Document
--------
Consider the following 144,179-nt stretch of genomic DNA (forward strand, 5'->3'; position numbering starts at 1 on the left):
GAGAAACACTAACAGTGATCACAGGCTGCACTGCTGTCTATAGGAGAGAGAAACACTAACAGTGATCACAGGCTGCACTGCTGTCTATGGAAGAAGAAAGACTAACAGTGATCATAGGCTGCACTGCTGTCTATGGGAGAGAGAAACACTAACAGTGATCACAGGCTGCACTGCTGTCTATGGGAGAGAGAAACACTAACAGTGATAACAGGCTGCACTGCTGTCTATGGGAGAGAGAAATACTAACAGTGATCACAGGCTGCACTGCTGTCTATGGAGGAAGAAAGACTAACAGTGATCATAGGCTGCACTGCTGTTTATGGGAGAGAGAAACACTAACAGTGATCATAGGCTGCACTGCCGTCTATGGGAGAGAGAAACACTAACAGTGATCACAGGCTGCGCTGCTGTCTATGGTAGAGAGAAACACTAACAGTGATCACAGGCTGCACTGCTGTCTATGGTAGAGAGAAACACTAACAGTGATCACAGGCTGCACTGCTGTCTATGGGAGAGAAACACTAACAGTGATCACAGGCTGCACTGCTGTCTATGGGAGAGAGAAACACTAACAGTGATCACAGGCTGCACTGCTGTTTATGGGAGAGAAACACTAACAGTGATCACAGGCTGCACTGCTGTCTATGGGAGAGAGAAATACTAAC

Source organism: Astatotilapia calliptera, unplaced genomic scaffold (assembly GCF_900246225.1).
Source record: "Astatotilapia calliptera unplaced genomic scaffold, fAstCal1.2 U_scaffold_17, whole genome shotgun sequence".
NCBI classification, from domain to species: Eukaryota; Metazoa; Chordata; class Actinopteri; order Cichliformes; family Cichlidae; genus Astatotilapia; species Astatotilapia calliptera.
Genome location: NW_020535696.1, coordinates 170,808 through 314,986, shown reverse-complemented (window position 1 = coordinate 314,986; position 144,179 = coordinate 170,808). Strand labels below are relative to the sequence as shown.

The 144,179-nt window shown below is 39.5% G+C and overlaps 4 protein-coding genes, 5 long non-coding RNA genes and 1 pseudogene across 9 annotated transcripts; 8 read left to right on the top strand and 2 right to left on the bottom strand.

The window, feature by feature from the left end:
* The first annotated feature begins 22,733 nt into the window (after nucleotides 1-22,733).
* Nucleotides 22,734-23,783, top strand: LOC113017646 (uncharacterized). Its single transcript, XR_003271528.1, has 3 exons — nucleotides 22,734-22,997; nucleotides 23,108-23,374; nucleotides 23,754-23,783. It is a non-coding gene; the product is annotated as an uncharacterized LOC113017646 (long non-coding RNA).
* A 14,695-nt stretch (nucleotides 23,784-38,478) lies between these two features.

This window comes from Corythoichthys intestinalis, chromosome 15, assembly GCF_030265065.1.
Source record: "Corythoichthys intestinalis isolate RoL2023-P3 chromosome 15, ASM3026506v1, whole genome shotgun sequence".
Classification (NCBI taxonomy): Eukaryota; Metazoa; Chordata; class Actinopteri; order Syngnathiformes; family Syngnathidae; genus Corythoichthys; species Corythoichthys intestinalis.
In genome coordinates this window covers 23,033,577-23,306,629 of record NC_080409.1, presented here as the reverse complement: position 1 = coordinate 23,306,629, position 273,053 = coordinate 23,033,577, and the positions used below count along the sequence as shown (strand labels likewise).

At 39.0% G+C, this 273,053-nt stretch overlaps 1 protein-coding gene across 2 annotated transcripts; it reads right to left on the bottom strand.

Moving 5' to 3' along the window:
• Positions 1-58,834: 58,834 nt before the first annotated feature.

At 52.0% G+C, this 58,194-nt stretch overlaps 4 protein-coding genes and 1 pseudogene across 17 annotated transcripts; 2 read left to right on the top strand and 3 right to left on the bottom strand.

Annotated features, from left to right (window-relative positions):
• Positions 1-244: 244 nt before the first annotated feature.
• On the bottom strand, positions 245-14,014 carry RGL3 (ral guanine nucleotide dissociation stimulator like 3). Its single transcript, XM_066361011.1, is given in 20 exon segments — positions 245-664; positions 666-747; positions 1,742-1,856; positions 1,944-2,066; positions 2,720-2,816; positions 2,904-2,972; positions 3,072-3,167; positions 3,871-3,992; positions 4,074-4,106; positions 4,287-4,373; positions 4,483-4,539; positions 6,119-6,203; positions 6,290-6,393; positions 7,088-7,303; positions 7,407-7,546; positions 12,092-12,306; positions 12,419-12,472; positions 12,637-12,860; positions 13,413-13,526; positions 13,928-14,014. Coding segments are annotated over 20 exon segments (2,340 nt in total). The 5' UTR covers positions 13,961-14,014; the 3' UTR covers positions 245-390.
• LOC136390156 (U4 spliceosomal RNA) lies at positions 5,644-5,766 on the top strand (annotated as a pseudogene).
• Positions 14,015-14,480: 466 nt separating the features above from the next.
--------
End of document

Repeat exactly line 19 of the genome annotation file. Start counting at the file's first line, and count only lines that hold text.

At 52.0% G+C, this 58,194-nt stretch overlaps 4 protein-coding genes and 1 pseudogene across 17 annotated transcripts; 2 read left to right on the top strand and 3 right to left on the bottom strand.